St. Teresa of Avila, a 16th Century mystic, was once complaining to God about her many trials and sufferings. She imagined she heard God say, “But this is how I treat my friends.” To which she replied, “No wonder you have so few, then!”
When I converted to Catholicism 10 years ago, I thought I knew all about suffering. I had, after all, been abandoned by my birth mother at age two. I’d suffered 15 years of severe physical abuse at the hands of my mentally-ill adoptive mother before leaving my family at age 17. I’d endured countless betrayals by “friends,” experienced the painful emptiness of promiscuity, and learned that my incest- and addiction-riddled biological family was not going to be a source of unconditional love after all.
Then I became Catholic. And God taught me how little I really knew about the gift of suffering.
Yes, I called it a gift. In the past decade, I’ve experienced excruciating physical, emotional, and spiritual suffering. First came the chronic pain that began wracking my body just six months after the birth of our third child. The “electrified metal corset,” as I named it, would wrap itself around my back and cause me to literally writhe in agony for hours, sometimes days. I could do nothing during these times except hobble around our home, unimaginably exhausted from the exertion of simply being awake in that kind of pain.
Before the fibromyalgia came, I was a Type AAA. I struggled with perfectionism and berated myself if I failed to live up to the “supermom” image. I interpreted every mistake, every incomplete task as a character flaw, both for myself and others.
But when you are destroyed with pain and fatigue, you learn to surrender those expectations or go mad. I learned to do the little that I could from the couch or the bed, and be happy that I had been able to do that much. I realized that my young children were incredibly capable kids who could perform basic household tasks more competently and cheerfully than most adults. I saw my husband rise to the call to serve me in love by offering not only unwavering compassion, but endless domestic assistance without complaining once. I’ve been sick for the past seven years and every one of us has grown in holiness because of it. My husband has even thanked me for making him a better man by being sick!
I used to think that nothing could top living with chronic pain–and then my son died halfway through our pregnancy. And suddenly, I experienced an agony of soul so intense that more than once, I wondered how it was possible to feel that kind of pain and not die from it. The sorrow was compounded by the fact that I was angry at my best friend–Jesus–who had taken my beloved son from me. The loneliness, both earthly and spiritual, was overwhelming at times. What reason could God possibly have had for subjecting me to such pain, especially when I was a faithful Catholic?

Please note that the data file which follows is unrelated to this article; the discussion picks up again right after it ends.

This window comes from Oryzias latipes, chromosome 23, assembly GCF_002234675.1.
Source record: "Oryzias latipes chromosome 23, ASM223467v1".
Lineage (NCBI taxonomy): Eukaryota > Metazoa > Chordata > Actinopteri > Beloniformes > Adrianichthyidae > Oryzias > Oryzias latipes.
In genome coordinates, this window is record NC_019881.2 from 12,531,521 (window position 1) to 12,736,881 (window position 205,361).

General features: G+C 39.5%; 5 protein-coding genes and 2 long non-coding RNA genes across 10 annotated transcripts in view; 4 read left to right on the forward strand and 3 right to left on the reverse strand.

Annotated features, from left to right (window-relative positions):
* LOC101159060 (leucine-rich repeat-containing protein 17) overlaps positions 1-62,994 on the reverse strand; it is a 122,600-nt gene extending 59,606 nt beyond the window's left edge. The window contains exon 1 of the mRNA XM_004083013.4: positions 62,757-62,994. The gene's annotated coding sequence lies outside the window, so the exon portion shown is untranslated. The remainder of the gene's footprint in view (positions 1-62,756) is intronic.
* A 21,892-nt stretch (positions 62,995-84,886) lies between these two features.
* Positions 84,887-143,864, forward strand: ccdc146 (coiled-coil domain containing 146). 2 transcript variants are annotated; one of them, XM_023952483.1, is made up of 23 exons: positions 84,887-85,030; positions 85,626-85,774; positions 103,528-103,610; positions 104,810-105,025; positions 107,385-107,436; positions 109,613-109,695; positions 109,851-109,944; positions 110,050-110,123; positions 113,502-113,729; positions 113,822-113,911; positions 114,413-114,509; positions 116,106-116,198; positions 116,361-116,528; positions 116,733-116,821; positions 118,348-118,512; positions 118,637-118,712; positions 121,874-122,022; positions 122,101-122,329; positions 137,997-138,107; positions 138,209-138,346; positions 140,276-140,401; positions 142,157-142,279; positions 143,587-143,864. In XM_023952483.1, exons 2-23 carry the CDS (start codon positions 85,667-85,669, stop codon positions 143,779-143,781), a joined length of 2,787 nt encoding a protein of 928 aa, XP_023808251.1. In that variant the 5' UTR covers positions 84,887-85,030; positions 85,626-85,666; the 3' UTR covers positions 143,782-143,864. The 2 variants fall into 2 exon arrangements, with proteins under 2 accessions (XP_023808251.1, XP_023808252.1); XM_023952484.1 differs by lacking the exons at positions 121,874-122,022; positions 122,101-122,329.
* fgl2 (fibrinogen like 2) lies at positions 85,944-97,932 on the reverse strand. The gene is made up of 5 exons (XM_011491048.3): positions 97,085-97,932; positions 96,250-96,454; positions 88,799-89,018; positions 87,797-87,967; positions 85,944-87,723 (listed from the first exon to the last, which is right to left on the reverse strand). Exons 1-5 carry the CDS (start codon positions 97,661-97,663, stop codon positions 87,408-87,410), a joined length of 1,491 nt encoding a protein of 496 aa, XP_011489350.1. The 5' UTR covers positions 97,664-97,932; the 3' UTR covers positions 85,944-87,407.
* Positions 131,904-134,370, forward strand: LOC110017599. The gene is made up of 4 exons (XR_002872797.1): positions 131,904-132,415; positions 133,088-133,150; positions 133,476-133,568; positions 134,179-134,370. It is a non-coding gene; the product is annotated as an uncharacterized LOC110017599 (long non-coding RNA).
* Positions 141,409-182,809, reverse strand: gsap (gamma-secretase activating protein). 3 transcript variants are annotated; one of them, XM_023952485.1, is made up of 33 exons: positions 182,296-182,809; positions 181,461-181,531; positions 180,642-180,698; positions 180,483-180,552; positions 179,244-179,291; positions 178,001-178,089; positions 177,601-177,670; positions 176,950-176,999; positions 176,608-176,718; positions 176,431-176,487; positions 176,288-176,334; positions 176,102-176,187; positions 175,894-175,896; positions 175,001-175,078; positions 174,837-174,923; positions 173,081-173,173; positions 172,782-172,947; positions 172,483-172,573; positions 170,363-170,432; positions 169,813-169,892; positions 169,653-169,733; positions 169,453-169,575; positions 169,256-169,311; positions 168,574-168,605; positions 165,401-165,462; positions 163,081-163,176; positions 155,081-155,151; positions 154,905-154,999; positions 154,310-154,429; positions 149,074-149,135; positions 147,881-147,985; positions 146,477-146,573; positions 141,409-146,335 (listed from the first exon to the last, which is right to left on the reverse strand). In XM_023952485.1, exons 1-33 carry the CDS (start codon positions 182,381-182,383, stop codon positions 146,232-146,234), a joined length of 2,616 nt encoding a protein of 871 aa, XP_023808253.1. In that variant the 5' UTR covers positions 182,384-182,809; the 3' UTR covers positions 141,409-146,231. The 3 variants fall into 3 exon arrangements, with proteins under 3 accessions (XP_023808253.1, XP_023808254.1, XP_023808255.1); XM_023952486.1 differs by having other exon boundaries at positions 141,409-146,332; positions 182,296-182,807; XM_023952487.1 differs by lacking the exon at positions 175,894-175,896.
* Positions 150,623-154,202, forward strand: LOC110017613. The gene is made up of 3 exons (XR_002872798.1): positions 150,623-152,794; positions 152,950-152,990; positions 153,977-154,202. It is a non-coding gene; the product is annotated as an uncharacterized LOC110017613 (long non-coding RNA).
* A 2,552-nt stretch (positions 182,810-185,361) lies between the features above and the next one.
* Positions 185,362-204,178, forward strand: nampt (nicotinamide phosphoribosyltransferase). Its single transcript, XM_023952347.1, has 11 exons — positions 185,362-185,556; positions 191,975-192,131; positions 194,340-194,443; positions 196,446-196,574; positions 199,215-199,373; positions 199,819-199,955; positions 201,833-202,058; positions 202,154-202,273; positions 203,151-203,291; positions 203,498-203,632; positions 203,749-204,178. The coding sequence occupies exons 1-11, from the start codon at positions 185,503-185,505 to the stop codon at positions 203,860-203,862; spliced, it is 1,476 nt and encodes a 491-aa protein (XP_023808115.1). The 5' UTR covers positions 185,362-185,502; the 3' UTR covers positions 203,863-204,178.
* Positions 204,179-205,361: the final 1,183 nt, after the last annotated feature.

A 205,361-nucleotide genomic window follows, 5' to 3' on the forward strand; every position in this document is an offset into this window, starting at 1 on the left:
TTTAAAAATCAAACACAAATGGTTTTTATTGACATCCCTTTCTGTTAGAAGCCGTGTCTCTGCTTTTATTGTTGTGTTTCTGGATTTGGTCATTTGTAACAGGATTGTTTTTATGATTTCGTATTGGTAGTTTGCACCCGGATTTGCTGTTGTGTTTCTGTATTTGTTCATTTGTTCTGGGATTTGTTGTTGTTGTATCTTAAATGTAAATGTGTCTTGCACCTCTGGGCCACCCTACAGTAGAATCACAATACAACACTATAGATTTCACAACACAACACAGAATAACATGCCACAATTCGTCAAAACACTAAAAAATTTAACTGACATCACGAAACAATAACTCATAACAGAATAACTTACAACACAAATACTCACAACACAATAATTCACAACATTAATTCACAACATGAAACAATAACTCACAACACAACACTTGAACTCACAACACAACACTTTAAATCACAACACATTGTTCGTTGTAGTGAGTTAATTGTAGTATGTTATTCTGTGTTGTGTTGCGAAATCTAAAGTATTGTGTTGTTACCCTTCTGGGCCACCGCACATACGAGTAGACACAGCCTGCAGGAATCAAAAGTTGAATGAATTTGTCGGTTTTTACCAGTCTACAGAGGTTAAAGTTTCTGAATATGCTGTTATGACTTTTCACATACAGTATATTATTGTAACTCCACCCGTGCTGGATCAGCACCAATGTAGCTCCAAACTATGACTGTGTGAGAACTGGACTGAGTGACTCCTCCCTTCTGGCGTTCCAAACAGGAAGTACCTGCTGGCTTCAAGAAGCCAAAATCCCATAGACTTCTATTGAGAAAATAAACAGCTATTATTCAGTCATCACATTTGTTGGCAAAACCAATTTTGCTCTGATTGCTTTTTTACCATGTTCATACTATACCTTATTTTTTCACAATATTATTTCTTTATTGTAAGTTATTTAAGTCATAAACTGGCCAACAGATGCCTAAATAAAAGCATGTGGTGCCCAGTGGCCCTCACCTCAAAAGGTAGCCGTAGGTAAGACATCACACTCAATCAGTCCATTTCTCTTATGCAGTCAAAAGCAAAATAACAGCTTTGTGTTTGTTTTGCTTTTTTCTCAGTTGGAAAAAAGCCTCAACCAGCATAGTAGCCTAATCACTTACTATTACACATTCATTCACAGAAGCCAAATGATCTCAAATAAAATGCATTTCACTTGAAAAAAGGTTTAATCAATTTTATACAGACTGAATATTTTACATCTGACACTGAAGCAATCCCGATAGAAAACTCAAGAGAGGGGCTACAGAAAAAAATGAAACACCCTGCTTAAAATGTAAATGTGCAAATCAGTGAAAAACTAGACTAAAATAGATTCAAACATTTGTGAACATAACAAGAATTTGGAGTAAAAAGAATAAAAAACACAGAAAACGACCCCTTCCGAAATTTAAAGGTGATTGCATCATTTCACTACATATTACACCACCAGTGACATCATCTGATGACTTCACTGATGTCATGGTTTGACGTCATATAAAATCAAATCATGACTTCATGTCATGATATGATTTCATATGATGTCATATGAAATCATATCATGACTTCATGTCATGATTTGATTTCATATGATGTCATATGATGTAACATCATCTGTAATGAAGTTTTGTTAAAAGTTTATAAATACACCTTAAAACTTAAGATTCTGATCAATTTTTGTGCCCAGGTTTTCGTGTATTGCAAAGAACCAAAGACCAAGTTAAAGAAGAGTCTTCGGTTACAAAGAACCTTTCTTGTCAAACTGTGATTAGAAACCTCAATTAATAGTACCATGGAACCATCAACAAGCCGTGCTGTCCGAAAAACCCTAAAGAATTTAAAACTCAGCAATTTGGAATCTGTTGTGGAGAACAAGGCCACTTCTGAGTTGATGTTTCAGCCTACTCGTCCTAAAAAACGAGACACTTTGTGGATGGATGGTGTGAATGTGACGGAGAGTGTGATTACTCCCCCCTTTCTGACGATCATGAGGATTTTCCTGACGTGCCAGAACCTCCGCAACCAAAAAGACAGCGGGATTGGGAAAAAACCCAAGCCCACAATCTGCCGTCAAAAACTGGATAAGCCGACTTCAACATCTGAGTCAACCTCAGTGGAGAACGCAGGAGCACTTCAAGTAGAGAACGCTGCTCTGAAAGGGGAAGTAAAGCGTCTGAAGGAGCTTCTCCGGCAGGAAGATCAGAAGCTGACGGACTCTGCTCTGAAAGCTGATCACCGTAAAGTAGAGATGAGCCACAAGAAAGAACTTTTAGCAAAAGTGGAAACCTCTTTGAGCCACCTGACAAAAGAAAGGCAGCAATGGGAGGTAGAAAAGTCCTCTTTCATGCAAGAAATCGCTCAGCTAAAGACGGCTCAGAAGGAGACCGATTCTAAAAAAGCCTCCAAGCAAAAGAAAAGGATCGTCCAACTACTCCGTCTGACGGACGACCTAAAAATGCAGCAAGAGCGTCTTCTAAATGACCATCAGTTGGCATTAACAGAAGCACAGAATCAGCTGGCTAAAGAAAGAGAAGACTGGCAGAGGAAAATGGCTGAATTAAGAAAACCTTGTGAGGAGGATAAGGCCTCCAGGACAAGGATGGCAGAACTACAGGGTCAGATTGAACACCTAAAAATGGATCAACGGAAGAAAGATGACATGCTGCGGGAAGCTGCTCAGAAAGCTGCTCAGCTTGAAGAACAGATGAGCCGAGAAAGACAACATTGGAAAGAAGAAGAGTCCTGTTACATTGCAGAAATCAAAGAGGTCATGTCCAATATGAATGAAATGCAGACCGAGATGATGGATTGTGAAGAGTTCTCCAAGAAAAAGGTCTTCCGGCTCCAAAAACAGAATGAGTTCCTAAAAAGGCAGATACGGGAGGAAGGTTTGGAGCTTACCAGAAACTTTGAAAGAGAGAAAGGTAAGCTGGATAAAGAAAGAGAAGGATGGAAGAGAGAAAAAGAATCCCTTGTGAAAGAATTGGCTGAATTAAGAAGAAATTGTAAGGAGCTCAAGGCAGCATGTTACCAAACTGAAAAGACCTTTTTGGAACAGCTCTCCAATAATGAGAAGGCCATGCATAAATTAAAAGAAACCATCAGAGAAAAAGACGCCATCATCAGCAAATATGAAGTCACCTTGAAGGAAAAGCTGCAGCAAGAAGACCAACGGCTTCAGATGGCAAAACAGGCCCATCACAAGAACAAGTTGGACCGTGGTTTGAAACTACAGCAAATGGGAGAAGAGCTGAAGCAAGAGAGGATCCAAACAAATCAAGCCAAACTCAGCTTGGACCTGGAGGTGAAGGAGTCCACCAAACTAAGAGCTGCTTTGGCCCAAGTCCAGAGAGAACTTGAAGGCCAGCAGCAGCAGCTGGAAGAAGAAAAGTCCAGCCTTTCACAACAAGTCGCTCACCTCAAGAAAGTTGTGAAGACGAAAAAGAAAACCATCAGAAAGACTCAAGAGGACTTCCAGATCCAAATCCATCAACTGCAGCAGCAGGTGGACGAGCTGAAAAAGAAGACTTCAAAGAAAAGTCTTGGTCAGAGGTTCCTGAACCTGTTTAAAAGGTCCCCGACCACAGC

Then I formed a miscarriage ministry at our parish with two other women and I saw the healing that came to others whose wounds were even deeper than my own. I sat in a friend’s living room and held her as she sobbed in my arms the very night her son was born dead, because no friend or family member understood her pain. I listened to my children discuss their brother in heaven so casually and with such openness, their talk reflecting their simple and perfect faith in the invisible world. I saw myself choosing God consciously, praying “Thy will be done” with a clarity and consent I never had before…knowing the full import of what the Divine Will could mean, and still choosing it over the fear of more suffering. My son gave me even more reason to stay the course, as well as more spiritual help along the way.
Then we adopted a child…that had to be surrendered to another family. Then I got pregnant again…and developed hyperemesis. Then we moved to Alaska…and suffered the worst depression, anxiety, and financial stress of our entire marriage. In the past, I had told myself that if we could just get past this trial, it would be easier; life would be happy and comfortable from then on.
Now, I don’t ask IF I’ll suffer, but how.
Suffering is something that the human part of us recoils from, much as Jesus did before His Passion. But it is also the primary means by which God perfects us. Think about it: did you ever become a better person by having a good time? Or was it your sacrifices and sufferings that changed you, that made you stronger, more faithful, more loving? It is an answer we hate, but it’s the answer nonetheless.
One day my daughter was complaining that life was miserable and she was tired of all the trials that seemed to unrelentingly assail our family. I took her to the kitchen and put three pots of water on the stove. When the water was boiling in each, I put an egg in one, a potato in one, and some coffee in the last. Twenty minutes later, I removed the egg and the potato from the water and poured the coffee into a cup.
I explained to her that the egg, potato, and coffee represent the three ways that we can respond to suffering. All three objects had faced the same trial–the boiling water–yet they had all responded differently. The egg had become hard and unyielding. The potato was now soft and weak. Only the coffee had changed the water itself into something new and good.
Suffering is an inevitable part of every human life, yet we are gifted as Catholics with understanding that God uses it to effect profound and beautiful changes in our souls. It is never pointless or arbitrary. If God can turn even a gruesome crucifixion into glorious redemption for the world, then surely he can transform our own big and little problems, struggles, and pain into graces and holiness.
When the next trial comes, what will you be: an egg, a potato, or coffee?